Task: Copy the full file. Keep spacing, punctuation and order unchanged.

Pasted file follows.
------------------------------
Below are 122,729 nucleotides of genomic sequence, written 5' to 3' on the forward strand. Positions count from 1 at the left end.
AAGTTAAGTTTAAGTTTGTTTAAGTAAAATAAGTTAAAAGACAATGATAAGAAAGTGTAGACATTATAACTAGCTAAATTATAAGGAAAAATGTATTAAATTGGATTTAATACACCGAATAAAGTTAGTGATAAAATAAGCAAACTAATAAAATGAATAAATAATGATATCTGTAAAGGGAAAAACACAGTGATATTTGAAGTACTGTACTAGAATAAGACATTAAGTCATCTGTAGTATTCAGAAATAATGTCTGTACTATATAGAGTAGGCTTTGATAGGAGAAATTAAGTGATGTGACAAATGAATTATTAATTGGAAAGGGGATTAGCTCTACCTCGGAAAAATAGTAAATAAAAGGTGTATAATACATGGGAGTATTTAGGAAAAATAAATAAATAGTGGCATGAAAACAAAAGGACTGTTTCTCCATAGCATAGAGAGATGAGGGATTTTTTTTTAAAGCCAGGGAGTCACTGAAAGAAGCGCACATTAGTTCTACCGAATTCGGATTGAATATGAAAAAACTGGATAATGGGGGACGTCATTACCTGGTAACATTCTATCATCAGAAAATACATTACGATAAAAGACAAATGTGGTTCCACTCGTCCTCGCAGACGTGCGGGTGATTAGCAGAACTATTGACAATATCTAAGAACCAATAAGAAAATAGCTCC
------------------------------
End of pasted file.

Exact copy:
Below are 122,729 nucleotides of genomic sequence, written 5' to 3' on the forward strand. Positions count from 1 at the left end.
AAGTTAAGTTTAAGTTTGTTTAAGTAAAATAAGTTAAAAGACAATGATAAGAAAGTGTAGACATTATAACTAGCTAAATTATAAGGAAAAATGTATTAAATTGGATTTAATACACCGAATAAAGTTAGTGATAAAATAAGCAAACTAATAAAATGAATAAATAATGATATCTGTAAAGGGAAAAACACAGTGATATTTGAAGTACTGTACTAGAATAAGACATTAAGTCATCTGTAGTATTCAGAAATAATGTCTGTACTATATAGAGTAGGCTTTGATAGGAGAAATTAAGTGATGTGACAAATGAATTATTAATTGGAAAGGGGATTAGCTCTACCTCGGAAAAATAGTAAATAAAAGGTGTATAATACATGGGAGTATTTAGGAAAAATAAATAAATAGTGGCATGAAAACAAAAGGACTGTTTCTCCATAGCATAGAGAGATGAGGGATTTTTTTTTAAAGCCAGGGAGTCACTGAAAGAAGCGCACATTAGTTCTACCGAATTCGGATTGAATATGAAAAAACTGGATAATGGGGGACGTCATTACCTGGTAACATTCTATCATCAGAAAATACATTACGATAAAAGACAAATGTGGTTCCACTCGTCCTCGCAGACGTGCGGGTGATTAGCAGAACTATTGACAATATCTAAGAACCAATAAGAAAATAGCTCC